The Zombieland movie was originally supposed to be a series, but according to IMDB was “heavily revised to become a feature film.” In fact, the line from the film about the “Zombie Kill of the Week” was a carry-over from that original pilot script. What resulted was a funny and unique movie that implemented catchy rules for surviving the Zombie Apocalypse. And no one can forget—Twinkies are worth searching the world for.
The Zombieland series is now offered on Amazon.com in their lineup of original series. Amazon is clearly trying to be a match for worthier competitors Hulu and Netflix. After watching this episode, well…imagine you’re eating a roast beef sandwich, okay. And it’s really dry. And then you realize, it’s not roast beef, it’s baloney. That half-hearted “meh” feeling is what I got from this pilot.
The show kicks off with office workers sharing small talk. The man describes, at length, his problems getting coffee at a Starbucks as the female worker listens sympathetically. The camera angles switch between single shots showing both workers individually, and a wide shot showing both of them with their back to a large glass window. As the man is detailing his horror that he grabbed the wrong drink, the one with whole milk (only relevant because he’s lactose intolerant and for a cheap pants-ruining joke), the background suddenly comes alive with a man fighting off a zombie attacker. Then more people and zombies are in the background, duking it out, as these office drones detail their day. It’s actually not a bad intro. It’s been said enough that zombies are metaphors that represent modern fears, and these two office workers and their first world problems were a good contrast to that. Not rip-roaringly funny, of course, but there’s a fun moment in the background when a zombie is trying to get at someone in a car, and a passing truck slices the zombie in half.
Then we’re introduced to our main characters, Tallahasse (Kirk Ward), Columbus (Tyler Ross), Wichita (Maiara Walsh), and Little Rock (Izabela Vidovic). The same characters were originally played by Woody Harrelson, Jesse Eisenberg, Emma Stone, and Abigail Breslin, respectively. For the show, they added Detroit, a friendly ex-Onstar operator who guides the crew from survivor to survivor, trying to add to their group. Now you’re probably wondering, “Why the town names?” Well, as Columbus puts it, the characters use the name of the town they’re from instead of their real names, as a way of not getting too attached. It’s a legit way of coping with the uncertainty of the zombie apocalypse, but what happens when, gasp!, you meet two people from the same town? Please tell me there’s a funny scene down the line for that.
So we’ve got these re-hashed characters played by new actors… I really wonder why the creators of the series Rhett Reese and Paul Wernick didn’t choose another group of survivors? For one, the Woody Harrelson character Tallahassee isn’t the same in the series. Apparently the creators originally thought to cast Kirk Ward in the film, but that’s no excuse…let him be Tallahassee’s half-brother Jacksonville or something. Like what I did there?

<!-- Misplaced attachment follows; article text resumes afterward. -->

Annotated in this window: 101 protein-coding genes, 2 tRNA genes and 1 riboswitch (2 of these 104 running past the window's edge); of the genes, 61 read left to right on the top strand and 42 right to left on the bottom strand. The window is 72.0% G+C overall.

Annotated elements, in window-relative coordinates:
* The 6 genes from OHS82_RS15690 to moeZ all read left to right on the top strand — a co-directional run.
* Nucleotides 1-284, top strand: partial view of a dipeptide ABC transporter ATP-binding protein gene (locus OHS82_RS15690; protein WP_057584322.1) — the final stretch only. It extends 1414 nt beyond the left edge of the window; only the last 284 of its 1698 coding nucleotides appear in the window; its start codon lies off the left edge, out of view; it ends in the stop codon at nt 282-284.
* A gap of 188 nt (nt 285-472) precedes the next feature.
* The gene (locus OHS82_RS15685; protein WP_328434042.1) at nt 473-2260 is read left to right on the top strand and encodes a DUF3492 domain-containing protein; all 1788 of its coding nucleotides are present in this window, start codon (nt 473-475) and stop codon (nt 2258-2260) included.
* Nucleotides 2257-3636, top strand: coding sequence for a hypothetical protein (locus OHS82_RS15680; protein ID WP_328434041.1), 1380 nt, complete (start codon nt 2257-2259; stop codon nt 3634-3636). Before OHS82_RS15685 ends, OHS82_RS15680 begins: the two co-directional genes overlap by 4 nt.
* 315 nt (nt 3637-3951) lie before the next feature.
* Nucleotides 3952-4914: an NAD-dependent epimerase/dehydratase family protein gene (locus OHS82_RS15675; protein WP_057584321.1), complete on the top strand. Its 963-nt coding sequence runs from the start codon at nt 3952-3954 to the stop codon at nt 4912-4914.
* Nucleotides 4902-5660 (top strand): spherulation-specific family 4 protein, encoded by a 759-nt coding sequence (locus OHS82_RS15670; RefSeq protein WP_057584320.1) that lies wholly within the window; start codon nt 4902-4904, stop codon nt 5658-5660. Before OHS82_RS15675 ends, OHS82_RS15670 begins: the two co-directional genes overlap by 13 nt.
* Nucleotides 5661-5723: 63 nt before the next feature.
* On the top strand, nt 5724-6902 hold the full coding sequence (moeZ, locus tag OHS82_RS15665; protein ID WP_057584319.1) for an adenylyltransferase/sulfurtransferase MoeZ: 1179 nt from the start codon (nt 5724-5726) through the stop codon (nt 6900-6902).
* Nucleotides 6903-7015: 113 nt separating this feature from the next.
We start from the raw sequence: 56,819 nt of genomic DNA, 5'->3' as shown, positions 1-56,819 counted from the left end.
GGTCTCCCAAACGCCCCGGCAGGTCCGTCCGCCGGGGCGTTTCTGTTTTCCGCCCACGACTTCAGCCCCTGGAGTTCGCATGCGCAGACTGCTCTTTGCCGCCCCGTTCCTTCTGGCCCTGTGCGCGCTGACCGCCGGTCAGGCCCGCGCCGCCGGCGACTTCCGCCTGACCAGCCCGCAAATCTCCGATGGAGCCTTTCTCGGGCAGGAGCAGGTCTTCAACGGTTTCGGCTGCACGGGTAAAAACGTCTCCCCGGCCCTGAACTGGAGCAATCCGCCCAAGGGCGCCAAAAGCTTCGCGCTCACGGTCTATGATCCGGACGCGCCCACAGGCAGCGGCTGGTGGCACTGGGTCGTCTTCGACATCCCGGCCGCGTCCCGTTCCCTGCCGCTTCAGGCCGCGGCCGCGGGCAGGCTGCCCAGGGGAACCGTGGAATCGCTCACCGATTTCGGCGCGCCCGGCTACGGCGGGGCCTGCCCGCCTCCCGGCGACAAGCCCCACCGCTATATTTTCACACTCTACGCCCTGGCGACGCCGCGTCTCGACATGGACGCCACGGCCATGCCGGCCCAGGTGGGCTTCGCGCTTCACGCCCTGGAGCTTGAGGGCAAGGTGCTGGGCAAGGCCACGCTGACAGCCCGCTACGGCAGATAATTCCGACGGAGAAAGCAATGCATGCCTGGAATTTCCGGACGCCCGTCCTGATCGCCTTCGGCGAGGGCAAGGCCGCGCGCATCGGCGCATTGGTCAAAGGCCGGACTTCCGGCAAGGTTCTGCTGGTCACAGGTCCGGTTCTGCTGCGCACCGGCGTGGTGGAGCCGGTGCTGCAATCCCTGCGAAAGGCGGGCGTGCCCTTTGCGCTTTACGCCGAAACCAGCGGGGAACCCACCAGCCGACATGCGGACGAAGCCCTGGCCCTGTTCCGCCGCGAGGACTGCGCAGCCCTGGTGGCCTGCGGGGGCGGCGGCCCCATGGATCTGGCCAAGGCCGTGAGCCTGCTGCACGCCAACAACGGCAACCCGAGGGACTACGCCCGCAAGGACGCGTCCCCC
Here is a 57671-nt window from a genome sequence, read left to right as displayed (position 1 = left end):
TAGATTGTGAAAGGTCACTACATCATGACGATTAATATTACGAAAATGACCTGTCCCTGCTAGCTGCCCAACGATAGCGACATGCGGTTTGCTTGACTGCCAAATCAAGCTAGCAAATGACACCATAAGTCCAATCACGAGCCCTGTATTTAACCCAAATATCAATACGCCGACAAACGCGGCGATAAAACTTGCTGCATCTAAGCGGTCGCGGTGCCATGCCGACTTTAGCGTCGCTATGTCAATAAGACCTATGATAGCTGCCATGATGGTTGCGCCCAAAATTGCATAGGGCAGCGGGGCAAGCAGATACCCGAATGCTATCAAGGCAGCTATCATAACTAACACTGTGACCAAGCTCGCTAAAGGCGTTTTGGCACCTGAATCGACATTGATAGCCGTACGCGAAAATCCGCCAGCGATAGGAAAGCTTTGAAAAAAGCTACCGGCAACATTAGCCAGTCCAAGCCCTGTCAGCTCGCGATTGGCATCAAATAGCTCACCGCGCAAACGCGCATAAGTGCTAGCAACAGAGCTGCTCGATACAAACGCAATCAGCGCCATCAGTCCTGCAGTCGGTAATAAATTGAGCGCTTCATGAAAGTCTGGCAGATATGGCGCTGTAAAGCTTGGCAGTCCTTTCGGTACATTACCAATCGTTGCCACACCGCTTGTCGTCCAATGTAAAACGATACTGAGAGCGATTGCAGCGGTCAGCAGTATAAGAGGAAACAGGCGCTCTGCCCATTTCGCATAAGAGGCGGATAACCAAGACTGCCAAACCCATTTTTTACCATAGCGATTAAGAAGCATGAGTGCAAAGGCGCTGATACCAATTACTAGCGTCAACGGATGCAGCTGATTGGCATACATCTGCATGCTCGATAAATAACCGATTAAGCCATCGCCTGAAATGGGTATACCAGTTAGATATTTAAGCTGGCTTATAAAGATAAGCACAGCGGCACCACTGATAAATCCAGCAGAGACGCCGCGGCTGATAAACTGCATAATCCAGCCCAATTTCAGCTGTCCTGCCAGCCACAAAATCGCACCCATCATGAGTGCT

There’s also this weird, non-chalant way the characters deal (or don’t deal) with death. Their whole purpose is to add new people to their group, but as each newcomer dies almost immediately via zombie tackle, they just kind of shrug, move on, and in one case enjoy the deceased’s pie.
When Detroit tells them there’s supposed to be a community of survivors in zombie-free Fisher’s Island, New York, Tallahassee dismisses it as too far (he thinks the nearly 2800 mile trek to New York is 50,000 miles). By the end of the episode, they’re all too willing to make the trek to Detroit (the actual city).
I’d be amiss if I didn’t present the most off-color, un-funny joke the pilot had to offer: the “vagina counter”. One throw-away character is Regina, who asserts that her name is pronounced “Reg-I-nah”, like vagina. That starts Tallahassee on a ridiculous quest to say that word ad-nauseum even when it makes no sense. A counter appears on the screen for every instance. This counter gag is probably intended to be another weekly running gag (like the “Zombie Kill of the Week”) but it’s simply another reason to roll one’s eyes and find something better to watch.
So, unfortunately for zombie and comedy fans, this pilot wasn’t funny. Even having a similar formula to the movie, like the zombie survival rules and the same characters (sort of), the pilot doesn’t stand out as something that will survive much longer if it continues in this fashion. It’s quite surprising since the creators of the film (who intended it as a pilot all along) did this pilot, but talented people have been known to make similar mistakes with their own material in years past (start reciting your favorite “how did the original creator mess this up?” list now!). If I haven’t convinced you otherwise, go ahead and try it out for yourself. Since the pilot episode is free, all you’ll waste is 28 unfunny minutes.
And after all that, I leave you with one last question: Aren’t Twinkies an outdated joke now?